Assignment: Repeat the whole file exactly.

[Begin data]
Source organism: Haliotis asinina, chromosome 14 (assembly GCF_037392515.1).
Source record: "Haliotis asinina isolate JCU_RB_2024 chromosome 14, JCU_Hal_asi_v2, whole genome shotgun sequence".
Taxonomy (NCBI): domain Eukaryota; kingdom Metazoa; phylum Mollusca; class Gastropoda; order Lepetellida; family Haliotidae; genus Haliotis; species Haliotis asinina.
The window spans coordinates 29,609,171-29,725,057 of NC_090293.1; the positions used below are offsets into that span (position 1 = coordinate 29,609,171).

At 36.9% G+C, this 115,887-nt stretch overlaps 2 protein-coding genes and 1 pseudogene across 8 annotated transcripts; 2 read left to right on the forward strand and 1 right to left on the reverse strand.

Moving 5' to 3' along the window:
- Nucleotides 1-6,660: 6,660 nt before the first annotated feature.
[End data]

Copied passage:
Source organism: Haliotis asinina, chromosome 14 (assembly GCF_037392515.1).
Source record: "Haliotis asinina isolate JCU_RB_2024 chromosome 14, JCU_Hal_asi_v2, whole genome shotgun sequence".
Taxonomy (NCBI): domain Eukaryota; kingdom Metazoa; phylum Mollusca; class Gastropoda; order Lepetellida; family Haliotidae; genus Haliotis; species Haliotis asinina.
The window spans coordinates 29,609,171-29,725,057 of NC_090293.1; the positions used below are offsets into that span (position 1 = coordinate 29,609,171).

At 36.9% G+C, this 115,887-nt stretch overlaps 2 protein-coding genes and 1 pseudogene across 8 annotated transcripts; 2 read left to right on the forward strand and 1 right to left on the reverse strand.

Moving 5' to 3' along the window:
- Nucleotides 1-6,660: 6,660 nt before the first annotated feature.